Egypt 'sends protest letter to Israel' over takeover of Gaza's Rafah crossing

Egypt 'sends protest letter to Israel' over takeover of Gaza's Rafah crossing
Egypt has protested Israel's military takeover of the Rafah border crossing, warning that it could reconsider its mediator role in the Gaza war.
2 min read
08 May, 2024
Israel took control of the Rafah crossing between Gaza and Egypt on Tuesday [Anadolu/Getty]

Egypt has reportedly sent Israel a letter of protest over its military takeover of the Rafah crossing and the Philadelphi buffer zone in southern Gaza.

An Egyptian source, who spoke with The New Arab's sister site Al-Araby Al-Jadeed, warned that Israel's actions and intransigence could prompt Egypt to reconsider its role in mediating Gaza negotiations in the coming period.

Cairo also called on Israel to abide by agreements, including those regarding the Rafah border crossing and the Philadelphi corridor, also known as the Salah al-Din corridor, a buffer zone along the Egyptian border with Gaza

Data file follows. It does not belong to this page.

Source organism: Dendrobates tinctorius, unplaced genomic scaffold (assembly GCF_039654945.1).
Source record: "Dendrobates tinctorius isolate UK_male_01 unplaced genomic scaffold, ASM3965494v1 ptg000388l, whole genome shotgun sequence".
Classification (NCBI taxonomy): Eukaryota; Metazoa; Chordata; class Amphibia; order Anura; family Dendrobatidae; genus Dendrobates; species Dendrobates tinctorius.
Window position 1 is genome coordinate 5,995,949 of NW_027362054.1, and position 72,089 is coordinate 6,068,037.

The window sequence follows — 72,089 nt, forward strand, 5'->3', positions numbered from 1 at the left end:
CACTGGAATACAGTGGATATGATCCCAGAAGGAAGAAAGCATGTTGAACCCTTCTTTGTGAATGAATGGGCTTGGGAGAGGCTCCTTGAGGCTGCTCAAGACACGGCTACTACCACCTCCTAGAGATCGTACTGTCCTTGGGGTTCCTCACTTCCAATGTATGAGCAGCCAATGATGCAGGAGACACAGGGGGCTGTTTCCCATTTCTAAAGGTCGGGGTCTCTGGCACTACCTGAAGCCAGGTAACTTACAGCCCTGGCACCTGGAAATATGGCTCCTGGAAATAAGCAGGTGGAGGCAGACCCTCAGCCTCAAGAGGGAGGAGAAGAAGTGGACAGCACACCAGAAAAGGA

Egypt said it would be forced to search for alternatives to Rafah to bring aid into Gaza.

Israel took control of the Rafah crossing on Tuesday, raising fears for the fate of the more than 1.4 million people seeking refuge in the overcrowded area.

"The scenes published by the Israeli army of the corridor, the Rafah crossing gate, and the raising of the Israeli flag caused a state of anger in the Egyptian leadership," Al-Araby Al-Jadeed's source said.

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Egypt, along with Qatar and the US, has been mediating talks to secure a ceasefire deal between Israel and Hamas in Gaza.

Sources told Al-Araby Al-Jadeed that Egypt was notified ahead of the Israeli attack on Rafah, and the arrival of military vehicles on the Egyptian border.

There was also full coordination with the US, the sources said.

A Western source in Cairo said the US administration gave Israeli Prime Minister Benjamin Netanyahu a green light for a "limited, short-term operation", which could take several days.

This was to allow Netanyahu an image of victory that he can market to far-right government ministers before agreeing to truce proposals that Hamas announced its approval of on Monday, the Western source added.

Israel's seven-month war on Gaza has so far killed more than 34,700 people, mostly women and children according to the Palestinian enclave's health ministry.